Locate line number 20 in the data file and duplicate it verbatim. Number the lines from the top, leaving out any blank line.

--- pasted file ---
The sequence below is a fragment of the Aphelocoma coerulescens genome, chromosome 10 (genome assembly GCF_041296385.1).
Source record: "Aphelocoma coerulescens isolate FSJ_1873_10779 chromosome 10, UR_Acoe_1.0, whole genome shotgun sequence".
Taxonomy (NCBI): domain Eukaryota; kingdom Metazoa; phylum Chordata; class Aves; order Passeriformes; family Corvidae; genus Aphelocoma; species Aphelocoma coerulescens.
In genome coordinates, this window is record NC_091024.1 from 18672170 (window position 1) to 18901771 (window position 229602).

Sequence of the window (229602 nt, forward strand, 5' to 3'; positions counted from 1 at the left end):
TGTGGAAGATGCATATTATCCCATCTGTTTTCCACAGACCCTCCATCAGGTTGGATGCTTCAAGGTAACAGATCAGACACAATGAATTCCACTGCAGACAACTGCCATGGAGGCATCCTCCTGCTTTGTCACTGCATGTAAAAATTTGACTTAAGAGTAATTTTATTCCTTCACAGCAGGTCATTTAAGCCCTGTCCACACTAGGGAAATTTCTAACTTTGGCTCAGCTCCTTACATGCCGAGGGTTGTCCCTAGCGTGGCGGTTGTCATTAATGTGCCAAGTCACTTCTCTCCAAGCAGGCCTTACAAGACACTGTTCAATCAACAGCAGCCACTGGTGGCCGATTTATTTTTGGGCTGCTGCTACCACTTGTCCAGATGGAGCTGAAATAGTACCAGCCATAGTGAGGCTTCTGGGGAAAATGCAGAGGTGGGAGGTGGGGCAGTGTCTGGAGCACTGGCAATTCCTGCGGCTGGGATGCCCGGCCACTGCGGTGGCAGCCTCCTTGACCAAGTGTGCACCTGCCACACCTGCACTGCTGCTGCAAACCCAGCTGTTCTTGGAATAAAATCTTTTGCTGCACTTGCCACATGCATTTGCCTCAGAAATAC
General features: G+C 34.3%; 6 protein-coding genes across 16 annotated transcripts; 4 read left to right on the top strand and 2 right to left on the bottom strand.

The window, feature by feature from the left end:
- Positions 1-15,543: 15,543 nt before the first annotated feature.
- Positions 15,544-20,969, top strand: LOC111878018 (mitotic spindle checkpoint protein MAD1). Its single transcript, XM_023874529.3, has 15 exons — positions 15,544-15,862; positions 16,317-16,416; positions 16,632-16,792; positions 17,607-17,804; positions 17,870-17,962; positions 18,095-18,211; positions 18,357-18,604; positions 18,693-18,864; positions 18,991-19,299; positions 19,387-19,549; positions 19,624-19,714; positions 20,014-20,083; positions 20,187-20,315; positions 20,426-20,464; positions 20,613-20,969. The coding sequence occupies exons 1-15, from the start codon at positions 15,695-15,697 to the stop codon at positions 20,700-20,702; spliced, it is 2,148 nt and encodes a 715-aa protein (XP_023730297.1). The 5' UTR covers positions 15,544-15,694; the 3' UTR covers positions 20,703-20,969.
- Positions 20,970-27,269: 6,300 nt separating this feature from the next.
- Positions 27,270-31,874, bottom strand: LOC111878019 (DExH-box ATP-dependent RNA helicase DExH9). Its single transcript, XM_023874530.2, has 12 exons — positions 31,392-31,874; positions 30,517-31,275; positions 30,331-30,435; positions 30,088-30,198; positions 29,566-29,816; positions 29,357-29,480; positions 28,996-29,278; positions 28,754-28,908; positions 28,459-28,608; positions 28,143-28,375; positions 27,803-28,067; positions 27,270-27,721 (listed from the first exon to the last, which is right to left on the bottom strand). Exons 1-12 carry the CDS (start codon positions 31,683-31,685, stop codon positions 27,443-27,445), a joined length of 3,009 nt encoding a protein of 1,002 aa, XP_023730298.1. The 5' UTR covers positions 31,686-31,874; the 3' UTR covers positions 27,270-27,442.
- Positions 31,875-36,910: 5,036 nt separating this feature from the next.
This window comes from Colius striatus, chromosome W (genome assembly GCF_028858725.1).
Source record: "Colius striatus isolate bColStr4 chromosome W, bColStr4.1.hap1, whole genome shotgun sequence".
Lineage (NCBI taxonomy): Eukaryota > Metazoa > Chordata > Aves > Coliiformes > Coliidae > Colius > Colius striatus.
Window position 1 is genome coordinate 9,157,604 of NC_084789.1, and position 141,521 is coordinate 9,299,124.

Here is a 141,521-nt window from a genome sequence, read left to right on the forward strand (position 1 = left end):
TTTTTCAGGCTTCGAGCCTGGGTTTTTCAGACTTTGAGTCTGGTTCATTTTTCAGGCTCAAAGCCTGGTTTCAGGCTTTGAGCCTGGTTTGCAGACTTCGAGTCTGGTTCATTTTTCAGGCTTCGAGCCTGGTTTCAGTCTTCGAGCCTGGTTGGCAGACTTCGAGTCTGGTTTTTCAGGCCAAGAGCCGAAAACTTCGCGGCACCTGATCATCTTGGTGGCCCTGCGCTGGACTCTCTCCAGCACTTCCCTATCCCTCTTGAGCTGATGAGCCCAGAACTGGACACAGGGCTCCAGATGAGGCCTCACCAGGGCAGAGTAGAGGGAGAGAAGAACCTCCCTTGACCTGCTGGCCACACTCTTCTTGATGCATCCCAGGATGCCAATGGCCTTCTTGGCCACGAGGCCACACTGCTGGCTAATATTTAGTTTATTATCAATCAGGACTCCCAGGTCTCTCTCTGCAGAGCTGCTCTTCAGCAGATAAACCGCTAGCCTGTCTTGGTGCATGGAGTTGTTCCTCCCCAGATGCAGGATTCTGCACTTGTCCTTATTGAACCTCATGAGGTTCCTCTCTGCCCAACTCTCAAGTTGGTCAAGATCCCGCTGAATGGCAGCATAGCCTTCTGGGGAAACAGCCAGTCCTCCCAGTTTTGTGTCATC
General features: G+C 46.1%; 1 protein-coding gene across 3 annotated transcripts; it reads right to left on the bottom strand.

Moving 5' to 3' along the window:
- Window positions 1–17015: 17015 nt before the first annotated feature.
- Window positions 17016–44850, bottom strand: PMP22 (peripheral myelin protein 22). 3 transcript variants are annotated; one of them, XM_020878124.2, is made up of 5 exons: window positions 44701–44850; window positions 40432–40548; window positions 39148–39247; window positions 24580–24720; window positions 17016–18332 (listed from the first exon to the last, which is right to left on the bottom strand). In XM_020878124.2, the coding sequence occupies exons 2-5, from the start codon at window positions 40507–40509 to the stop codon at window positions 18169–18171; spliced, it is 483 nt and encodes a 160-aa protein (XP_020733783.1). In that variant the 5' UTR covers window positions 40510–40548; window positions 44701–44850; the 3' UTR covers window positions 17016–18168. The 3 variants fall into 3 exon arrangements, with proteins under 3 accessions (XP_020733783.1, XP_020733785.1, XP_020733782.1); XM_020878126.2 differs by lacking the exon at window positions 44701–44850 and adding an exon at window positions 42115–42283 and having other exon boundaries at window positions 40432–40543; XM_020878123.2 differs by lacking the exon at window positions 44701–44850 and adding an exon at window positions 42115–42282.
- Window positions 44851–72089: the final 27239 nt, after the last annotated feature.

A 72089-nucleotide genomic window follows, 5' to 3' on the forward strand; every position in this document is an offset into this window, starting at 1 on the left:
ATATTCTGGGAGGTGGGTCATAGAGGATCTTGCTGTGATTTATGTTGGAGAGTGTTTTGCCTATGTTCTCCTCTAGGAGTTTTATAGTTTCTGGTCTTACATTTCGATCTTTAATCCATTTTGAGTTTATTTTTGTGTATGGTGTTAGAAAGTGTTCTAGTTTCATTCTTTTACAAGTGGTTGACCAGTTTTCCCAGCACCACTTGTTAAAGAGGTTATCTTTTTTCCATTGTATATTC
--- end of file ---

General features: G+C 46.1%; 1 protein-coding gene across 3 annotated transcripts; it reads right to left on the bottom strand.